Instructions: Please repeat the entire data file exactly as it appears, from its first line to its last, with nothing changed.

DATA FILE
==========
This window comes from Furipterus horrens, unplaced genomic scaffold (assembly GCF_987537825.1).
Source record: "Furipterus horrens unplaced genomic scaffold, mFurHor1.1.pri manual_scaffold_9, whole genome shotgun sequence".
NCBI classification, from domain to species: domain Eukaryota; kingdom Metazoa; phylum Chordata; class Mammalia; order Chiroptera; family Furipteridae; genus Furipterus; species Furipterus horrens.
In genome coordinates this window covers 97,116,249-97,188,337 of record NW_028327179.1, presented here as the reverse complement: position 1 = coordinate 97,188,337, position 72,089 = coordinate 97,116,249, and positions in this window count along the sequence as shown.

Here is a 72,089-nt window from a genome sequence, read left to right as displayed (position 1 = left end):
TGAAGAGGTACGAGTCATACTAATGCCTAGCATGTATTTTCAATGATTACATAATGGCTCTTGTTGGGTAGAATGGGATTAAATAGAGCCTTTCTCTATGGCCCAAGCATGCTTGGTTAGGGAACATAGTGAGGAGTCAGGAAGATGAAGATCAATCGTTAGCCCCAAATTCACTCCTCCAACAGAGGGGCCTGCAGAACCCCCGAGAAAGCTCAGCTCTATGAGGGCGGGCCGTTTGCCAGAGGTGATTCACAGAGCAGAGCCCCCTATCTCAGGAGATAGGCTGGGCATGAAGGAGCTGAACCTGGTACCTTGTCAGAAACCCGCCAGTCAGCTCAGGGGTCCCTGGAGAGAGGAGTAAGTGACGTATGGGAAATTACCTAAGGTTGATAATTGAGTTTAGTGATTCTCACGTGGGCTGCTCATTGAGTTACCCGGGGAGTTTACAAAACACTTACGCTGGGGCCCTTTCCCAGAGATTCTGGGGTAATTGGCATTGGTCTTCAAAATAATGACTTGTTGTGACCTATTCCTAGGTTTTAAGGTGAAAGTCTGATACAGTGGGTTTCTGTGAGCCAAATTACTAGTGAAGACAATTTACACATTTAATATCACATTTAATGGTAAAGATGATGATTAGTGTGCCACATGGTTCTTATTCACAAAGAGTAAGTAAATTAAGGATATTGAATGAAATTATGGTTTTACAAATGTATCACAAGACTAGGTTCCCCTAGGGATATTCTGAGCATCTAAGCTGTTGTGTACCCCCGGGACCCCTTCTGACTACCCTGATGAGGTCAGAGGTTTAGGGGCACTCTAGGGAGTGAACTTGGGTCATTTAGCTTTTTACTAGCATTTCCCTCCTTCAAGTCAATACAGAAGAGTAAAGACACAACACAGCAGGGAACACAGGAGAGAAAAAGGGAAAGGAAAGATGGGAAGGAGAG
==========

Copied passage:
This window comes from Furipterus horrens, unplaced genomic scaffold (assembly GCF_987537825.1).
Source record: "Furipterus horrens unplaced genomic scaffold, mFurHor1.1.pri manual_scaffold_9, whole genome shotgun sequence".
NCBI classification, from domain to species: domain Eukaryota; kingdom Metazoa; phylum Chordata; class Mammalia; order Chiroptera; family Furipteridae; genus Furipterus; species Furipterus horrens.
In genome coordinates this window covers 97,116,249-97,188,337 of record NW_028327179.1, presented here as the reverse complement: position 1 = coordinate 97,188,337, position 72,089 = coordinate 97,116,249, and positions in this window count along the sequence as shown.

Here is a 72,089-nt window from a genome sequence, read left to right as displayed (position 1 = left end):
TGAAGAGGTACGAGTCATACTAATGCCTAGCATGTATTTTCAATGATTACATAATGGCTCTTGTTGGGTAGAATGGGATTAAATAGAGCCTTTCTCTATGGCCCAAGCATGCTTGGTTAGGGAACATAGTGAGGAGTCAGGAAGATGAAGATCAATCGTTAGCCCCAAATTCACTCCTCCAACAGAGGGGCCTGCAGAACCCCCGAGAAAGCTCAGCTCTATGAGGGCGGGCCGTTTGCCAGAGGTGATTCACAGAGCAGAGCCCCCTATCTCAGGAGATAGGCTGGGCATGAAGGAGCTGAACCTGGTACCTTGTCAGAAACCCGCCAGTCAGCTCAGGGGTCCCTGGAGAGAGGAGTAAGTGACGTATGGGAAATTACCTAAGGTTGATAATTGAGTTTAGTGATTCTCACGTGGGCTGCTCATTGAGTTACCCGGGGAGTTTACAAAACACTTACGCTGGGGCCCTTTCCCAGAGATTCTGGGGTAATTGGCATTGGTCTTCAAAATAATGACTTGTTGTGACCTATTCCTAGGTTTTAAGGTGAAAGTCTGATACAGTGGGTTTCTGTGAGCCAAATTACTAGTGAAGACAATTTACACATTTAATATCACATTTAATGGTAAAGATGATGATTAGTGTGCCACATGGTTCTTATTCACAAAGAGTAAGTAAATTAAGGATATTGAATGAAATTATGGTTTTACAAATGTATCACAAGACTAGGTTCCCCTAGGGATATTCTGAGCATCTAAGCTGTTGTGTACCCCCGGGACCCCTTCTGACTACCCTGATGAGGTCAGAGGTTTAGGGGCACTCTAGGGAGTGAACTTGGGTCATTTAGCTTTTTACTAGCATTTCCCTCCTTCAAGTCAATACAGAAGAGTAAAGACACAACACAGCAGGGAACACAGGAGAGAAAAAGGGAAAGGAAAGATGGGAAGGAGAG